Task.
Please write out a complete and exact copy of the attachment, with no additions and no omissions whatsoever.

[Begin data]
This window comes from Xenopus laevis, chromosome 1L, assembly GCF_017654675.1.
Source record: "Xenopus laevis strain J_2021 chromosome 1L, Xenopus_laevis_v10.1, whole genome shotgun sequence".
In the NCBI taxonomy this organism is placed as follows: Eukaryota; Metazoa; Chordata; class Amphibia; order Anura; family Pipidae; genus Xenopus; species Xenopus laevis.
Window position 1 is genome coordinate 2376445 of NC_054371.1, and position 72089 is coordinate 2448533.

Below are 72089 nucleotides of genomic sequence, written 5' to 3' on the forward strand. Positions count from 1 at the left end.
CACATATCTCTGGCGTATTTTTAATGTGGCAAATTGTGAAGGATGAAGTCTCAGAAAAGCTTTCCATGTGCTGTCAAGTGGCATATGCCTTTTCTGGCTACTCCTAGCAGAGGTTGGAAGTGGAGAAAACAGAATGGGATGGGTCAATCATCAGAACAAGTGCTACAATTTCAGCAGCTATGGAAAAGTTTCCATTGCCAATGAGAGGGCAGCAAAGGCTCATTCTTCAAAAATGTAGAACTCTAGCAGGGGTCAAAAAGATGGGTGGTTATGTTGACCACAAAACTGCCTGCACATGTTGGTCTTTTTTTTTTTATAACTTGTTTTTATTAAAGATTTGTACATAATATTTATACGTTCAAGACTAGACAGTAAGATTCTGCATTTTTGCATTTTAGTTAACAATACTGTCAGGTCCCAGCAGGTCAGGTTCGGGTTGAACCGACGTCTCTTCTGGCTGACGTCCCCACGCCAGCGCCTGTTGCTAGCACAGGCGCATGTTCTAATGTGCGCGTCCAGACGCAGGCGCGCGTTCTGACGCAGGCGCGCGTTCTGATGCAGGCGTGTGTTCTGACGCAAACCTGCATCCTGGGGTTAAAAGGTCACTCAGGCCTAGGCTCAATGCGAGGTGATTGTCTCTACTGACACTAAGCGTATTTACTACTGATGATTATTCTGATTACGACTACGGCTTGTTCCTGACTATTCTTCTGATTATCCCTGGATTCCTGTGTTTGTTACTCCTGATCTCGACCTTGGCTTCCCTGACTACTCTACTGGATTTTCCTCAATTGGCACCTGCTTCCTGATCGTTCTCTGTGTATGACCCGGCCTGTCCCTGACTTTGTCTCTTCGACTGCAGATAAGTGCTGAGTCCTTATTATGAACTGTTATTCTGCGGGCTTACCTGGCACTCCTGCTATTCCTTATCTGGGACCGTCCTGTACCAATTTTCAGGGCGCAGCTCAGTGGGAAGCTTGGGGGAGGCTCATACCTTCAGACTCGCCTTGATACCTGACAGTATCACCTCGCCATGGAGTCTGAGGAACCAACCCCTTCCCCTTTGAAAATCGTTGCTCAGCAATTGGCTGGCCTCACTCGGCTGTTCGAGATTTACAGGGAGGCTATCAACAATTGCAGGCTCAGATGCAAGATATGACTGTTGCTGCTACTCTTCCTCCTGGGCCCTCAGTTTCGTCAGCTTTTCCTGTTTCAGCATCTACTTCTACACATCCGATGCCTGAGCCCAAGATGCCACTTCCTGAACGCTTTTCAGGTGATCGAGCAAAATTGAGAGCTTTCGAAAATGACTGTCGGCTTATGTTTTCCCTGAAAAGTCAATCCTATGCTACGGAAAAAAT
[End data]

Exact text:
This window comes from Xenopus laevis, chromosome 1L, assembly GCF_017654675.1.
Source record: "Xenopus laevis strain J_2021 chromosome 1L, Xenopus_laevis_v10.1, whole genome shotgun sequence".
In the NCBI taxonomy this organism is placed as follows: Eukaryota; Metazoa; Chordata; class Amphibia; order Anura; family Pipidae; genus Xenopus; species Xenopus laevis.
Window position 1 is genome coordinate 2376445 of NC_054371.1, and position 72089 is coordinate 2448533.

Below are 72089 nucleotides of genomic sequence, written 5' to 3' on the forward strand. Positions count from 1 at the left end.
CACATATCTCTGGCGTATTTTTAATGTGGCAAATTGTGAAGGATGAAGTCTCAGAAAAGCTTTCCATGTGCTGTCAAGTGGCATATGCCTTTTCTGGCTACTCCTAGCAGAGGTTGGAAGTGGAGAAAACAGAATGGGATGGGTCAATCATCAGAACAAGTGCTACAATTTCAGCAGCTATGGAAAAGTTTCCATTGCCAATGAGAGGGCAGCAAAGGCTCATTCTTCAAAAATGTAGAACTCTAGCAGGGGTCAAAAAGATGGGTGGTTATGTTGACCACAAAACTGCCTGCACATGTTGGTCTTTTTTTTTTTATAACTTGTTTTTATTAAAGATTTGTACATAATATTTATACGTTCAAGACTAGACAGTAAGATTCTGCATTTTTGCATTTTAGTTAACAATACTGTCAGGTCCCAGCAGGTCAGGTTCGGGTTGAACCGACGTCTCTTCTGGCTGACGTCCCCACGCCAGCGCCTGTTGCTAGCACAGGCGCATGTTCTAATGTGCGCGTCCAGACGCAGGCGCGCGTTCTGACGCAGGCGCGCGTTCTGATGCAGGCGTGTGTTCTGACGCAAACCTGCATCCTGGGGTTAAAAGGTCACTCAGGCCTAGGCTCAATGCGAGGTGATTGTCTCTACTGACACTAAGCGTATTTACTACTGATGATTATTCTGATTACGACTACGGCTTGTTCCTGACTATTCTTCTGATTATCCCTGGATTCCTGTGTTTGTTACTCCTGATCTCGACCTTGGCTTCCCTGACTACTCTACTGGATTTTCCTCAATTGGCACCTGCTTCCTGATCGTTCTCTGTGTATGACCCGGCCTGTCCCTGACTTTGTCTCTTCGACTGCAGATAAGTGCTGAGTCCTTATTATGAACTGTTATTCTGCGGGCTTACCTGGCACTCCTGCTATTCCTTATCTGGGACCGTCCTGTACCAATTTTCAGGGCGCAGCTCAGTGGGAAGCTTGGGGGAGGCTCATACCTTCAGACTCGCCTTGATACCTGACAGTATCACCTCGCCATGGAGTCTGAGGAACCAACCCCTTCCCCTTTGAAAATCGTTGCTCAGCAATTGGCTGGCCTCACTCGGCTGTTCGAGATTTACAGGGAGGCTATCAACAATTGCAGGCTCAGATGCAAGATATGACTGTTGCTGCTACTCTTCCTCCTGGGCCCTCAGTTTCGTCAGCTTTTCCTGTTTCAGCATCTACTTCTACACATCCGATGCCTGAGCCCAAGATGCCACTTCCTGAACGCTTTTCAGGTGATCGAGCAAAATTGAGAGCTTTCGAAAATGACTGTCGGCTTATGTTTTCCCTGAAAAGTCAATCCTATGCTACGGAAAAAAT